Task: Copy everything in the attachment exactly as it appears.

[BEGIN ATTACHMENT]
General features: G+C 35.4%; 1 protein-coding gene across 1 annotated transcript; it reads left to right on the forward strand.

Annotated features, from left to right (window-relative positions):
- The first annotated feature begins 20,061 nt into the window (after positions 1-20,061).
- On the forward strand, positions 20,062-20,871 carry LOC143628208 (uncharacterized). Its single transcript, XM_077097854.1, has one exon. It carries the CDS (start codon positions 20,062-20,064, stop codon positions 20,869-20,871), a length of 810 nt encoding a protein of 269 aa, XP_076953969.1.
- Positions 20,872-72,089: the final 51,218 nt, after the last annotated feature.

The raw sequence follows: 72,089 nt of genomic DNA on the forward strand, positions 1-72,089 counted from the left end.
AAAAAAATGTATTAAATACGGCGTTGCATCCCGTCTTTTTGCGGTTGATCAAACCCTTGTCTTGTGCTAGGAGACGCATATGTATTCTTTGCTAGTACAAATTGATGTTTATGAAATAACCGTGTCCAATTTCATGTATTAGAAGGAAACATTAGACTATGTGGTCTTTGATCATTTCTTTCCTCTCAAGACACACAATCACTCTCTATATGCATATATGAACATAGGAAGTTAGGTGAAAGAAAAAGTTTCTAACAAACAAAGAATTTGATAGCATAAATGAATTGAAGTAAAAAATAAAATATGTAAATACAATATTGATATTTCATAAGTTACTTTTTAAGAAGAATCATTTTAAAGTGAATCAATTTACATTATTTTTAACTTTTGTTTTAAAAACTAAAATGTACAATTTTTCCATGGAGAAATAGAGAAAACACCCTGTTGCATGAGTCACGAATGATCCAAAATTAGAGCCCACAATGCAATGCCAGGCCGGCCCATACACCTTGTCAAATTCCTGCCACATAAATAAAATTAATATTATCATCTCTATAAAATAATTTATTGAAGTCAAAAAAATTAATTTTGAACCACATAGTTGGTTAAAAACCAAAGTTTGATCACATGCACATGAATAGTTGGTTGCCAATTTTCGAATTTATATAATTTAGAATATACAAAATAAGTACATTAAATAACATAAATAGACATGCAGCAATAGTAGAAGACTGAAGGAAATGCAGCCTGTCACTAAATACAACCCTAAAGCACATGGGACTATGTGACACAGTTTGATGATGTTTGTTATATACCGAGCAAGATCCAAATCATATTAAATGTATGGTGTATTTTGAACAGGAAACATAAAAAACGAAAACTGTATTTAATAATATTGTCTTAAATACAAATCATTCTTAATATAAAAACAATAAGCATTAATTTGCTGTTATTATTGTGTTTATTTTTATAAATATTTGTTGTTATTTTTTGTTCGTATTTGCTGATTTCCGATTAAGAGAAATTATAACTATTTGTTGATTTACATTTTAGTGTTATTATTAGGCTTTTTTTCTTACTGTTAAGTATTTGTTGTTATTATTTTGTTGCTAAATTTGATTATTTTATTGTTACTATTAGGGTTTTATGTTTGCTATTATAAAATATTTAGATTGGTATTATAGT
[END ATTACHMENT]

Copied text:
General features: G+C 35.4%; 1 protein-coding gene across 1 annotated transcript; it reads left to right on the forward strand.

Annotated features, from left to right (window-relative positions):
- The first annotated feature begins 20,061 nt into the window (after positions 1-20,061).
- On the forward strand, positions 20,062-20,871 carry LOC143628208 (uncharacterized). Its single transcript, XM_077097854.1, has one exon. It carries the CDS (start codon positions 20,062-20,064, stop codon positions 20,869-20,871), a length of 810 nt encoding a protein of 269 aa, XP_076953969.1.
- Positions 20,872-72,089: the final 51,218 nt, after the last annotated feature.

The raw sequence follows: 72,089 nt of genomic DNA on the forward strand, positions 1-72,089 counted from the left end.
AAAAAAATGTATTAAATACGGCGTTGCATCCCGTCTTTTTGCGGTTGATCAAACCCTTGTCTTGTGCTAGGAGACGCATATGTATTCTTTGCTAGTACAAATTGATGTTTATGAAATAACCGTGTCCAATTTCATGTATTAGAAGGAAACATTAGACTATGTGGTCTTTGATCATTTCTTTCCTCTCAAGACACACAATCACTCTCTATATGCATATATGAACATAGGAAGTTAGGTGAAAGAAAAAGTTTCTAACAAACAAAGAATTTGATAGCATAAATGAATTGAAGTAAAAAATAAAATATGTAAATACAATATTGATATTTCATAAGTTACTTTTTAAGAAGAATCATTTTAAAGTGAATCAATTTACATTATTTTTAACTTTTGTTTTAAAAACTAAAATGTACAATTTTTCCATGGAGAAATAGAGAAAACACCCTGTTGCATGAGTCACGAATGATCCAAAATTAGAGCCCACAATGCAATGCCAGGCCGGCCCATACACCTTGTCAAATTCCTGCCACATAAATAAAATTAATATTATCATCTCTATAAAATAATTTATTGAAGTCAAAAAAATTAATTTTGAACCACATAGTTGGTTAAAAACCAAAGTTTGATCACATGCACATGAATAGTTGGTTGCCAATTTTCGAATTTATATAATTTAGAATATACAAAATAAGTACATTAAATAACATAAATAGACATGCAGCAATAGTAGAAGACTGAAGGAAATGCAGCCTGTCACTAAATACAACCCTAAAGCACATGGGACTATGTGACACAGTTTGATGATGTTTGTTATATACCGAGCAAGATCCAAATCATATTAAATGTATGGTGTATTTTGAACAGGAAACATAAAAAACGAAAACTGTATTTAATAATATTGTCTTAAATACAAATCATTCTTAATATAAAAACAATAAGCATTAATTTGCTGTTATTATTGTGTTTATTTTTATAAATATTTGTTGTTATTTTTTGTTCGTATTTGCTGATTTCCGATTAAGAGAAATTATAACTATTTGTTGATTTACATTTTAGTGTTATTATTAGGCTTTTTTTCTTACTGTTAAGTATTTGTTGTTATTATTTTGTTGCTAAATTTGATTATTTTATTGTTACTATTAGGGTTTTATGTTTGCTATTATAAAATATTTAGATTGGTATTATAGT